KPBS Evening Edition Anchor
Ebone Monet is an Associated Press Award-winning journalist. She is a San Diego native who graduated from UCLA with a degree in Mass Communications. Ebone is veteran journalist who comes to KPBS from RTV6 in Indianapolis, Indiana. There she covered major international events such as the Indy 500 and Super Bowl XLVI. She also reported extensively on the Circle City's rising murder rate. Ebone Monet was on the ground reporting as hundreds of people evacuated the Richmond Hill subdivision following a deadly home explosion.
Prior to her work in Indianapolis Ebone was a reporter for KTHV in Little Rock, Arkansas. Some of the major stories she covered included devastating natural disasters, search-and-rescue effort following the 2010 flash floods that killed 20 people in the Ouachita National Forest. In addition Ebone reported on the 2008 Super Tuesday tornado outbreak and recovery efforts.
Ebone says she brings curiosity and compassion to all of her reports.
Recent Stories by Ebone Monet
Amazon targets toy shoppers, SeaWorld's strong summer and Ford's new electric scooter startup.
Encouraging jobs numbers could mean a jolly holiday for retailers. But what does the housing sales slump mean for buyers and sellers in San Diego?
KPBS talks to SDSU Marketing Professor and BottomLine Marketing founder Miro Copic about this week's biggest news in business.
In the final stretch before Election Day, gubernatorial candidates Gavin Newsom and John Cox offer their visions of the California Dream. And, as another migrant caravan from Central America heads north, a report on how members of earlier caravans are faring in Mexico.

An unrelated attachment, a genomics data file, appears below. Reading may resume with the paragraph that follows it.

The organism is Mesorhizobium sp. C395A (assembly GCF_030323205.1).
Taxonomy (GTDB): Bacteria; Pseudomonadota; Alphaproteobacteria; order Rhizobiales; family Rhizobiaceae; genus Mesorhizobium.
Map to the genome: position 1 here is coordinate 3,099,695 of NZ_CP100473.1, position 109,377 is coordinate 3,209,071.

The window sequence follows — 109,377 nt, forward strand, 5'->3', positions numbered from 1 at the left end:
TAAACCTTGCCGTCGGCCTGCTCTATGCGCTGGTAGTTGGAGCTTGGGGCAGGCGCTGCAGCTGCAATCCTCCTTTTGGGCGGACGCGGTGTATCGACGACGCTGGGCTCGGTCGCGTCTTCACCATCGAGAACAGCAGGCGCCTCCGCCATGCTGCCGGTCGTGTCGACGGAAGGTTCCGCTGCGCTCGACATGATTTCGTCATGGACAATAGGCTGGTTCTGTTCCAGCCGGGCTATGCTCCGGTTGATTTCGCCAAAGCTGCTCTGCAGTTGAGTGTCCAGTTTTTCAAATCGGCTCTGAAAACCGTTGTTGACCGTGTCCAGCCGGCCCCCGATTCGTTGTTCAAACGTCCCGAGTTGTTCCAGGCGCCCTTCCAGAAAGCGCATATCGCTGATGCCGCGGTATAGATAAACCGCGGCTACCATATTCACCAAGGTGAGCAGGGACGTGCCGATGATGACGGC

We take a look at what could be behind Wall Street's biggest weekly loss in six months in tonight's Friday Business Report.
Amazon raises its minimum wage, ALDI gets into the grocery delivery game and the winners and losers of the agreement formerly known as NAFTA.
- Oct. 4
- By Ebone Monet
Cal Fire and San Diego County Office of Emergency Services prepare for the next fire emergency. October is traditionally an active month for wildfires in San Diego and most of California.
Interest rates rise, San Diego home prices hit a new high, local unemployment approaches a record low, and Lyft will pay San Diegans to take public transit.
President Trump's trade war with China escalates, Amazon might take on convenience stores, spam calls will only get worse and SeaWorld's multi-million dollar settlement.
A new iPhone with more bells and whistles competes in the crowded smartphone market. Plus, the median household income rises and a new campaign aims to attract more skilled workers to San Diego.